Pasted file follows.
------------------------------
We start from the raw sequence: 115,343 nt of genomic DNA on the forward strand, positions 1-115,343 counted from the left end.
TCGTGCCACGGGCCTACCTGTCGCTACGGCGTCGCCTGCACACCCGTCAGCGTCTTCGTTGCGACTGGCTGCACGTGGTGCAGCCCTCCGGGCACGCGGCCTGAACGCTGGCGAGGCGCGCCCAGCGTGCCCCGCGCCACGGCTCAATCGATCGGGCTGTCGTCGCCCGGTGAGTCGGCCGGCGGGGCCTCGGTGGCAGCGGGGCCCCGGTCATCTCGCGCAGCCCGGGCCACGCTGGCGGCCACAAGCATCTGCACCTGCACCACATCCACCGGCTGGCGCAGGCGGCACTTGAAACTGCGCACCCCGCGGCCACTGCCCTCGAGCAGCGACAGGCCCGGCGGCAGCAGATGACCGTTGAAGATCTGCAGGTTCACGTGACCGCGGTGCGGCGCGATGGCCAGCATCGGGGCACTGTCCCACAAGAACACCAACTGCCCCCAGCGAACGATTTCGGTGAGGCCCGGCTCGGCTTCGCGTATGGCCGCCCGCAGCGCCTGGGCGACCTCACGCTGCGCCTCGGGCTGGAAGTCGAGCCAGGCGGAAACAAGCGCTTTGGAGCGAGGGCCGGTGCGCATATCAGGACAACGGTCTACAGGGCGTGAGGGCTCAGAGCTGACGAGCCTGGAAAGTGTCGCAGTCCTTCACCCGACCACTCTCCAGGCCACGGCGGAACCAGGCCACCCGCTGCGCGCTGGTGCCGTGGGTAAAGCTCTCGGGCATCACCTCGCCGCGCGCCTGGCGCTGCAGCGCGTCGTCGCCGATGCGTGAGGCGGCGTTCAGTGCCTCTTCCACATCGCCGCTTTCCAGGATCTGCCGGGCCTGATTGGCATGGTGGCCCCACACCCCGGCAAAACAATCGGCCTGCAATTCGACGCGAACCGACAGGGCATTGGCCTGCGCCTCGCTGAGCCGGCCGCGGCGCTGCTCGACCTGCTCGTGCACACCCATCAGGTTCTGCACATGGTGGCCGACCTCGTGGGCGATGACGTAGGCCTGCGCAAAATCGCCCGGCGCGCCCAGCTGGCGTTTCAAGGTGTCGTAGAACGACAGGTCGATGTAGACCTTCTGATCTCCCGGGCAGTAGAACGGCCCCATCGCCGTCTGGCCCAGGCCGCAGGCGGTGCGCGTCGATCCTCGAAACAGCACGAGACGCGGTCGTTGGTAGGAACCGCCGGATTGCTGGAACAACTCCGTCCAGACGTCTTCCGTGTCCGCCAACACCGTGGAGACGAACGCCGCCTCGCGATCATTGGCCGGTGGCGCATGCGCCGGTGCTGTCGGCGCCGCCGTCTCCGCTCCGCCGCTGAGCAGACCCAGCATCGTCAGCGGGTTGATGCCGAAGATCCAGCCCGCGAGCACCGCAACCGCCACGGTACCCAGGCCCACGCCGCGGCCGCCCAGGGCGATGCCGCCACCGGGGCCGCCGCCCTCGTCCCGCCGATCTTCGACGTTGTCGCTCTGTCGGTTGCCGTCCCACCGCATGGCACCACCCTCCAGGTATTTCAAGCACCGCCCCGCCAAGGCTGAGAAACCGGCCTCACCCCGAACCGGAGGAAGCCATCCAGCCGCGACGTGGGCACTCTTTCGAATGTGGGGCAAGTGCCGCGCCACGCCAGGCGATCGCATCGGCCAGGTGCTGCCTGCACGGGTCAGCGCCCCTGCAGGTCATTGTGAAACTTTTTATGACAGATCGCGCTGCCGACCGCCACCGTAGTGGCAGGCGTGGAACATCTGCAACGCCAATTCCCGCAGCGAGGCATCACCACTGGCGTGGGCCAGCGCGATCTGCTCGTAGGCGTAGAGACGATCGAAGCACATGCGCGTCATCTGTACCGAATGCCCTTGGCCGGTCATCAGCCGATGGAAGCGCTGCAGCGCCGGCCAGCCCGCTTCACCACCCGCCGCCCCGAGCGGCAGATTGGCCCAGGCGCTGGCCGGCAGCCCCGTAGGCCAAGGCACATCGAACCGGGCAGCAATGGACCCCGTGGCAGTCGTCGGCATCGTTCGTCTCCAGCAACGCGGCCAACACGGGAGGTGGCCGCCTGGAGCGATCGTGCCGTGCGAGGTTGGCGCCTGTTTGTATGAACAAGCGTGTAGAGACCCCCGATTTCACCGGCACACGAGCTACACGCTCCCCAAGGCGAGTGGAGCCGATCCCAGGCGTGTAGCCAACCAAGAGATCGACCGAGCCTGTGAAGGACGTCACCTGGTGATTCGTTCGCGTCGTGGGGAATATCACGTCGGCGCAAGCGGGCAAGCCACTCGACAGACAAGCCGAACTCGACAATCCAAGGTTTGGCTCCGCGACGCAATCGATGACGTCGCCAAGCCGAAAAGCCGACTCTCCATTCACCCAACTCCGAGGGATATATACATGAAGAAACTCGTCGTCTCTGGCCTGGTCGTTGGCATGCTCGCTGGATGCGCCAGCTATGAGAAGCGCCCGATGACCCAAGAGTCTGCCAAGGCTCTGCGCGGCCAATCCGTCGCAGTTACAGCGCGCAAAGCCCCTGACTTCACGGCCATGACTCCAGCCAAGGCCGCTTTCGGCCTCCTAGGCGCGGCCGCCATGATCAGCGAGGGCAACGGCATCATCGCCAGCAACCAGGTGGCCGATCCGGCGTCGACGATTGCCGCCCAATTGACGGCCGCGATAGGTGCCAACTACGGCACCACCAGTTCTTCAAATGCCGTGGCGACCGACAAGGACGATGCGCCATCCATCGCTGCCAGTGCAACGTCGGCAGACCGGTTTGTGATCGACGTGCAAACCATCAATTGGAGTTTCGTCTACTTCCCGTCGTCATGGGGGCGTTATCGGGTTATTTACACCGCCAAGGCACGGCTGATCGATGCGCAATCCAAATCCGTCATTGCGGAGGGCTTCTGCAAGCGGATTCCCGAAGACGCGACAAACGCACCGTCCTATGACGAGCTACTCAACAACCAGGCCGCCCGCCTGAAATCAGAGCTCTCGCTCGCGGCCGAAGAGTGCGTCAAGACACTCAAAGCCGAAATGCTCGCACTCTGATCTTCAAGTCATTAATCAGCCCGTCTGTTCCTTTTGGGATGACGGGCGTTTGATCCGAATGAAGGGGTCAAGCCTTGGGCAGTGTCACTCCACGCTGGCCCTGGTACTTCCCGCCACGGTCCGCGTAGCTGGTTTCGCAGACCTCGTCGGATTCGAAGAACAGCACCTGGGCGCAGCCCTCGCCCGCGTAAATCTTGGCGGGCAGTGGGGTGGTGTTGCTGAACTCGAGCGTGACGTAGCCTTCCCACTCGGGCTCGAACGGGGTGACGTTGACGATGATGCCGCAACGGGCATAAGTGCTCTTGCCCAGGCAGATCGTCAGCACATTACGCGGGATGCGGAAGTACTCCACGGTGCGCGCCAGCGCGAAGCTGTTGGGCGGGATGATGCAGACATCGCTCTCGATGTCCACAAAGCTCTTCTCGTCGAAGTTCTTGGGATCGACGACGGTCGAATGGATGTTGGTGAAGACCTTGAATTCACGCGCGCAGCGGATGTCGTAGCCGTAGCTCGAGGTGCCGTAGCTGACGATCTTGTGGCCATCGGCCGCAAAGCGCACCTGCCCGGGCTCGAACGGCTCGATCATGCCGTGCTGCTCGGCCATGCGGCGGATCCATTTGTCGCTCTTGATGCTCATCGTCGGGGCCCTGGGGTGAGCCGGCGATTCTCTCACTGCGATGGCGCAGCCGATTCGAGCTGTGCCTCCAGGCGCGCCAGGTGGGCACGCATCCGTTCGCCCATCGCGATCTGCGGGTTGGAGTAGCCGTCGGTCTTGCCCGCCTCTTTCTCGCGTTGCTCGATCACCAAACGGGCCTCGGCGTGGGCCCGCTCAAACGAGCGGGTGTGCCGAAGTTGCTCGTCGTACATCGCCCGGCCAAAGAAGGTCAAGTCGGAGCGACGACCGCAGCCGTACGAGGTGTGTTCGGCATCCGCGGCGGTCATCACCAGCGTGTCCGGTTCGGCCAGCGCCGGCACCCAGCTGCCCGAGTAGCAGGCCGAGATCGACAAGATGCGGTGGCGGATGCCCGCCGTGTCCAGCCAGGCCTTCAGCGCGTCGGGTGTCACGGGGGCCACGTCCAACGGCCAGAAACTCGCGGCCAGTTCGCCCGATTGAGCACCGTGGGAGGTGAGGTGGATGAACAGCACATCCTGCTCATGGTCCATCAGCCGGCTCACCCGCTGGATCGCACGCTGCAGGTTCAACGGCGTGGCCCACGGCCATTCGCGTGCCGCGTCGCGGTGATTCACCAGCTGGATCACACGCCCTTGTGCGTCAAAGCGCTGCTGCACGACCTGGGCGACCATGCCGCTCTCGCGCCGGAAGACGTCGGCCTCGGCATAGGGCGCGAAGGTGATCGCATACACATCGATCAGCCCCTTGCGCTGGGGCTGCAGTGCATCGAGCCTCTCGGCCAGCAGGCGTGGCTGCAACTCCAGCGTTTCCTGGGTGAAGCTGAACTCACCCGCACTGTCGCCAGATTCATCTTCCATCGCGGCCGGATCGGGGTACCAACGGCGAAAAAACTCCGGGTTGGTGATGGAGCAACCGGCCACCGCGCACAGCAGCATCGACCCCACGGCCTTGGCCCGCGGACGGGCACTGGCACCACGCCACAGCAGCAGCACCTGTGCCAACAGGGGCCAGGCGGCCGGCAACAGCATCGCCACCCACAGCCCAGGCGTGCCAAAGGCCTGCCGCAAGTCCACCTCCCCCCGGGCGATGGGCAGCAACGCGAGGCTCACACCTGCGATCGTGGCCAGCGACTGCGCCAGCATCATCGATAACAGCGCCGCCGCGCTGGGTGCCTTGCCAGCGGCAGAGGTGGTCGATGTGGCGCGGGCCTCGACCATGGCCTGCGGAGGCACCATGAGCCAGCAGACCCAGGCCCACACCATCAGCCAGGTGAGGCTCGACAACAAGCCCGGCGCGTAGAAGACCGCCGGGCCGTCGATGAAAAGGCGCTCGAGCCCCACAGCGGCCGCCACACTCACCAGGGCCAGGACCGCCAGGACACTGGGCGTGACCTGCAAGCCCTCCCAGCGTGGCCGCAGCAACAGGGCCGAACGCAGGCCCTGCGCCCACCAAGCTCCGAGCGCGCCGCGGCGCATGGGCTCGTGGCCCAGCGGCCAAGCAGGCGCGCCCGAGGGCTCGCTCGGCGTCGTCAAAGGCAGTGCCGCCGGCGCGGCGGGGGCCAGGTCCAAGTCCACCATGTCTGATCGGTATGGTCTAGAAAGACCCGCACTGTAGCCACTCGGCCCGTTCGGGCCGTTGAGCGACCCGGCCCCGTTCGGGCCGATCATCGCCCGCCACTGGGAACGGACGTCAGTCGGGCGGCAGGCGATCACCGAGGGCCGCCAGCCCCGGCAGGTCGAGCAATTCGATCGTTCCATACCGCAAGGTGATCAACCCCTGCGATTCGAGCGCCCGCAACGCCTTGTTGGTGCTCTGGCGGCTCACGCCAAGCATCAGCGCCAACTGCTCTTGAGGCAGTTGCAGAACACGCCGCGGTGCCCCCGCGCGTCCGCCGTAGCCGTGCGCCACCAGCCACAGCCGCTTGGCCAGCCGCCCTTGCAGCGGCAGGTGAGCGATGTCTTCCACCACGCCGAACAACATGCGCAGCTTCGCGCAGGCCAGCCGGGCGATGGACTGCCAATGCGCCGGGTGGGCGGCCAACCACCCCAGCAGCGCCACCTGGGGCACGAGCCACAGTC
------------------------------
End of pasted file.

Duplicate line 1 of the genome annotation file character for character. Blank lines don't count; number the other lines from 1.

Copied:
We start from the raw sequence: 115,343 nt of genomic DNA on the forward strand, positions 1-115,343 counted from the left end.